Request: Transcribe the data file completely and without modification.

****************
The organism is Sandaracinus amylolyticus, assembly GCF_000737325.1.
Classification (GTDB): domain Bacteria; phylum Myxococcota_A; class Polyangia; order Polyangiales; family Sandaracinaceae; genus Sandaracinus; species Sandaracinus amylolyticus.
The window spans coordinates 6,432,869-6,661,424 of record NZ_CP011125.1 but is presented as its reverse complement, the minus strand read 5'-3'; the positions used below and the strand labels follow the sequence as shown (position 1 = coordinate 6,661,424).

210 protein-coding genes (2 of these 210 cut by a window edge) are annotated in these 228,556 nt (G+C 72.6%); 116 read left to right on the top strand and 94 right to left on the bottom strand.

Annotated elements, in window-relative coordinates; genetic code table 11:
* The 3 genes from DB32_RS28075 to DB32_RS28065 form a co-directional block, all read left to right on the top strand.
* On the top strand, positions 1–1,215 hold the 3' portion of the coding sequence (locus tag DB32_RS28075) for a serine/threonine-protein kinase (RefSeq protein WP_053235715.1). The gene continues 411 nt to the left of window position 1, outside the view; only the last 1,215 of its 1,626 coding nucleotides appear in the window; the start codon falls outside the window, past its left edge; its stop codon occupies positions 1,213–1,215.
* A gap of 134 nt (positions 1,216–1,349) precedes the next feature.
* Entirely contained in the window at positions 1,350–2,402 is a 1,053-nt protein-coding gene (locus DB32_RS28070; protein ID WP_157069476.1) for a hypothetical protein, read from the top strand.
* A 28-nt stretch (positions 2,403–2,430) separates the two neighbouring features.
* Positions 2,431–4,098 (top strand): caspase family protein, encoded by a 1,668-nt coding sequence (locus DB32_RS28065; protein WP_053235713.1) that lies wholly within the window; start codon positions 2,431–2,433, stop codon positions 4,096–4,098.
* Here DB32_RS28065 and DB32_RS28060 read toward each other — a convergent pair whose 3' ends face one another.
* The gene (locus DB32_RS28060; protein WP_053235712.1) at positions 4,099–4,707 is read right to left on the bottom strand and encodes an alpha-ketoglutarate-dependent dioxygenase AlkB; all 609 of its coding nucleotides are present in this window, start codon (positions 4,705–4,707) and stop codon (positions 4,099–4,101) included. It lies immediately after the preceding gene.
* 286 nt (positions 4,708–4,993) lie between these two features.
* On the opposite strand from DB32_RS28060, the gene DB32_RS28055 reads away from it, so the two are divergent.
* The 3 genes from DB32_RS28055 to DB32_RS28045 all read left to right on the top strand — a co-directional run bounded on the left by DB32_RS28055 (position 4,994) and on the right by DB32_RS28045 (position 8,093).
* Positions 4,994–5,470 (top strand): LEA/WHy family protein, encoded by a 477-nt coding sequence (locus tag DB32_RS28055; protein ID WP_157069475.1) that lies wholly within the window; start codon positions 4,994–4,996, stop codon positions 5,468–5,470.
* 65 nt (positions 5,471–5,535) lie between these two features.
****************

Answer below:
The organism is Sandaracinus amylolyticus, assembly GCF_000737325.1.
Classification (GTDB): domain Bacteria; phylum Myxococcota_A; class Polyangia; order Polyangiales; family Sandaracinaceae; genus Sandaracinus; species Sandaracinus amylolyticus.
The window spans coordinates 6,432,869-6,661,424 of record NZ_CP011125.1 but is presented as its reverse complement, the minus strand read 5'-3'; the positions used below and the strand labels follow the sequence as shown (position 1 = coordinate 6,661,424).

210 protein-coding genes (2 of these 210 cut by a window edge) are annotated in these 228,556 nt (G+C 72.6%); 116 read left to right on the top strand and 94 right to left on the bottom strand.

Annotated elements, in window-relative coordinates; genetic code table 11:
* The 3 genes from DB32_RS28075 to DB32_RS28065 form a co-directional block, all read left to right on the top strand.
* On the top strand, positions 1–1,215 hold the 3' portion of the coding sequence (locus tag DB32_RS28075) for a serine/threonine-protein kinase (RefSeq protein WP_053235715.1). The gene continues 411 nt to the left of window position 1, outside the view; only the last 1,215 of its 1,626 coding nucleotides appear in the window; the start codon falls outside the window, past its left edge; its stop codon occupies positions 1,213–1,215.
* A gap of 134 nt (positions 1,216–1,349) precedes the next feature.
* Entirely contained in the window at positions 1,350–2,402 is a 1,053-nt protein-coding gene (locus DB32_RS28070; protein ID WP_157069476.1) for a hypothetical protein, read from the top strand.
* A 28-nt stretch (positions 2,403–2,430) separates the two neighbouring features.
* Positions 2,431–4,098 (top strand): caspase family protein, encoded by a 1,668-nt coding sequence (locus DB32_RS28065; protein WP_053235713.1) that lies wholly within the window; start codon positions 2,431–2,433, stop codon positions 4,096–4,098.
* Here DB32_RS28065 and DB32_RS28060 read toward each other — a convergent pair whose 3' ends face one another.
* The gene (locus DB32_RS28060; protein WP_053235712.1) at positions 4,099–4,707 is read right to left on the bottom strand and encodes an alpha-ketoglutarate-dependent dioxygenase AlkB; all 609 of its coding nucleotides are present in this window, start codon (positions 4,705–4,707) and stop codon (positions 4,099–4,101) included. It lies immediately after the preceding gene.
* 286 nt (positions 4,708–4,993) lie between these two features.
* On the opposite strand from DB32_RS28060, the gene DB32_RS28055 reads away from it, so the two are divergent.
* The 3 genes from DB32_RS28055 to DB32_RS28045 all read left to right on the top strand — a co-directional run bounded on the left by DB32_RS28055 (position 4,994) and on the right by DB32_RS28045 (position 8,093).
* Positions 4,994–5,470 (top strand): LEA/WHy family protein, encoded by a 477-nt coding sequence (locus tag DB32_RS28055; protein ID WP_157069475.1) that lies wholly within the window; start codon positions 4,994–4,996, stop codon positions 5,468–5,470.
* 65 nt (positions 5,471–5,535) lie between these two features.